This is something Commandant Anthony Pullella, the leader of DMA, is already pushing for.
Pullella isn’t calling for the state to instantly start giving charters as much capital money as it does traditional school districts. But he does believe schools should be able to earn some assistance if they prove they are effective.
He proposes, for example, a graduated system in which a charter could earn 25 percent of a traditional school’s capital funding after five years of proven success. It could progressively earn more the longer it continues to show it is successful.
I could easily see some of the legislators in Delaware trying something similar to what the Florida House just passed. In addition, other parts of the Florida charter bill are taking shape in Delaware. We are seeing this with the Statewide Review of Educational Opportunities. As well, the Wilmington Education Advisory Committee recommended an organization to oversee all the Wilmington charter schools.
Charter schools were required to be models of innovation that local districts could emulate. But the problem with the perceived success Pullella talks about is the fact that this is based on standardized test scores. This is the barometer of all public schools success in Delaware. There is also the question about the school population and how charters select their applicants. Any school can be a success if the application process is flawed and only the best and the brightest are allowed in. This is something quite a few charter schools in Delaware have issues with. Including the biggest: Charter School of Wilmington, another Red Clay authorized charter.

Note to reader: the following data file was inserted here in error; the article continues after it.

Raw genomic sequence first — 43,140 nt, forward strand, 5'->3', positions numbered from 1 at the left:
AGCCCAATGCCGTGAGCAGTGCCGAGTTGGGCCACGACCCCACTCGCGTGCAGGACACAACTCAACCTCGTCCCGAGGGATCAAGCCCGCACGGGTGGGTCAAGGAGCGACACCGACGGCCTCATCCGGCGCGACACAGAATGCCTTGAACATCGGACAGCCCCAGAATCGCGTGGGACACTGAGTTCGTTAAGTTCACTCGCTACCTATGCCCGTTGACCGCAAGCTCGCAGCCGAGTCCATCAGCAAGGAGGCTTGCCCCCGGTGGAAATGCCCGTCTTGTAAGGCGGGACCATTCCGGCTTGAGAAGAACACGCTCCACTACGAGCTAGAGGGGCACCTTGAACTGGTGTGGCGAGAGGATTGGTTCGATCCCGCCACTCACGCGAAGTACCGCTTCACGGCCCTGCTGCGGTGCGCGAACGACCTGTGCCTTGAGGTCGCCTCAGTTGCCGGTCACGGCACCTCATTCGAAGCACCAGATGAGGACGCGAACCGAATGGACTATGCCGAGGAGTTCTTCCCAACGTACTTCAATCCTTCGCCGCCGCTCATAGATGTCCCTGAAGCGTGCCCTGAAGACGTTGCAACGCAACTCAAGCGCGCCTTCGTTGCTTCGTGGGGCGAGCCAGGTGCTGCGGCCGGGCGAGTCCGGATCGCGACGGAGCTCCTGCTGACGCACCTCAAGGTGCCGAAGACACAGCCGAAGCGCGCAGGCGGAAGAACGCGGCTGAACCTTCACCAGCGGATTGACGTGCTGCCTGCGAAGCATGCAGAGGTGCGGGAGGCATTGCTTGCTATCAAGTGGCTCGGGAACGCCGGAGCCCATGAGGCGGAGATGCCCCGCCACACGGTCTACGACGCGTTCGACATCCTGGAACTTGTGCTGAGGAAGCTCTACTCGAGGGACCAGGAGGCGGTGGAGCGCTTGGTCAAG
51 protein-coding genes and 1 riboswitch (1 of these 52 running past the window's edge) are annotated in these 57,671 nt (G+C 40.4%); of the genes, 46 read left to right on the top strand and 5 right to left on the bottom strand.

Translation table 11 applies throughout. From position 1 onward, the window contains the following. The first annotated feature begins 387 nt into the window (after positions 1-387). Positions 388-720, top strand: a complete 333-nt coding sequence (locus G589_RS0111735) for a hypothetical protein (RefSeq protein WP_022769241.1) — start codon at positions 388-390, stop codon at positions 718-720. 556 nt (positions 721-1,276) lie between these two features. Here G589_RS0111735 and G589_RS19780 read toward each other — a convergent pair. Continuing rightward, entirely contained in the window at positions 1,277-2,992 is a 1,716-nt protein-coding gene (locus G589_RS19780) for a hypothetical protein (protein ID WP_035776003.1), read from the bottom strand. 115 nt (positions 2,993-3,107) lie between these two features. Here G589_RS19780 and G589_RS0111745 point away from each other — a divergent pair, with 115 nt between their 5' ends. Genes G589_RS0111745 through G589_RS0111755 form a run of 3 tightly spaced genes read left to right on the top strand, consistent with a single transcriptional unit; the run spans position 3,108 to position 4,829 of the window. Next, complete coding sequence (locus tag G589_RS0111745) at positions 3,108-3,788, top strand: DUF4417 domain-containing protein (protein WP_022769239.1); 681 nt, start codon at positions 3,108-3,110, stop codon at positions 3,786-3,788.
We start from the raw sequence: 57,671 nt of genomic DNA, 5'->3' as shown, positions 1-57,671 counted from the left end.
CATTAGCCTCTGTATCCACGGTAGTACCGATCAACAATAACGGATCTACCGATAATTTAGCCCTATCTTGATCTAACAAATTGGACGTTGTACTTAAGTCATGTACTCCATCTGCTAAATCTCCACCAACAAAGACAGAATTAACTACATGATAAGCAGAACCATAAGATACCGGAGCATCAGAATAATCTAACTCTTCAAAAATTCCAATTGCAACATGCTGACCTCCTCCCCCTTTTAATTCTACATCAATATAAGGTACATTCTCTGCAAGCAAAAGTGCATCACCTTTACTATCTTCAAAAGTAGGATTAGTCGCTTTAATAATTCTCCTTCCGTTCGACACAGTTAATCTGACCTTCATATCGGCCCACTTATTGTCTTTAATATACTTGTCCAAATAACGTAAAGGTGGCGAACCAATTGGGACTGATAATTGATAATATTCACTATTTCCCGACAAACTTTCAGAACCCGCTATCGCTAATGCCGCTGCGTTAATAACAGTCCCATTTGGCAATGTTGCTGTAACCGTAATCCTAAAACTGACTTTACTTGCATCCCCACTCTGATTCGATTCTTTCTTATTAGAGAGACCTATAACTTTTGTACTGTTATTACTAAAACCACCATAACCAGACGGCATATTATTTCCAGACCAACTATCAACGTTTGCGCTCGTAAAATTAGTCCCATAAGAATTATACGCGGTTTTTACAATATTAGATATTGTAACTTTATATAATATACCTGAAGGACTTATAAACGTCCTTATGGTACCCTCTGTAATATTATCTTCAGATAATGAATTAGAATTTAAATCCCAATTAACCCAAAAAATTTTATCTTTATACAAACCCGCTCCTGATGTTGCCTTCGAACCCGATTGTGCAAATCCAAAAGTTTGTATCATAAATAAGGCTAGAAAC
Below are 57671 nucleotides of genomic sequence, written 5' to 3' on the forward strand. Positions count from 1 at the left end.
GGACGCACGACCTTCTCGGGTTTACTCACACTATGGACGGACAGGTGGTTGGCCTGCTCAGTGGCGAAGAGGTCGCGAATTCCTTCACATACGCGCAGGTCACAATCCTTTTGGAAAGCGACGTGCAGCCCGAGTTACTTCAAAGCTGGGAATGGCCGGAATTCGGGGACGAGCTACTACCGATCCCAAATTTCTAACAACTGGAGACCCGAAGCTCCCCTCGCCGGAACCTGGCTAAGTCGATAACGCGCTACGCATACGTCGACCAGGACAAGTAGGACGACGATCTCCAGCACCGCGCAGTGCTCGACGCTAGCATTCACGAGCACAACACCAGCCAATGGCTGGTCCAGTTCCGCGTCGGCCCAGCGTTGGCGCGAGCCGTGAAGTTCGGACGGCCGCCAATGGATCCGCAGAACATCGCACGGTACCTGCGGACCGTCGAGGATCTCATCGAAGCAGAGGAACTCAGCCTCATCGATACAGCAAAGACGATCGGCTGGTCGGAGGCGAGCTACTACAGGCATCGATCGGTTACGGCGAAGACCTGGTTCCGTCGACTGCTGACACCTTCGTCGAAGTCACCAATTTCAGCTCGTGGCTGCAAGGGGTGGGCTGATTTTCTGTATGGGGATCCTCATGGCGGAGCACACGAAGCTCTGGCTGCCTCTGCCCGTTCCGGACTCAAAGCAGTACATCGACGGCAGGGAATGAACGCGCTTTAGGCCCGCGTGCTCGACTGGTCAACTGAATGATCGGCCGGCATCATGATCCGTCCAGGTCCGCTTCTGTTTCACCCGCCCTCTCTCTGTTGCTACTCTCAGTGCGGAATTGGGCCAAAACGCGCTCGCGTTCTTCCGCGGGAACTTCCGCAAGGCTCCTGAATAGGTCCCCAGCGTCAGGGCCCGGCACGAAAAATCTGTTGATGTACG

But the big kicker is this: what happens if the school closes? Since charters are considered corporations and they are not state-owned, the property would revert back to that corporation. Any funding a state kicked in would be lost forever. Something Delaware State Rep. Kim Williams brought up in the News Journal article as well:
“What if the school closes? Does the state get the building? It’s kind of a gray area,” she said. “DMA is very popular with parents. But they knew coming into this that that kind of funding was not available to them.”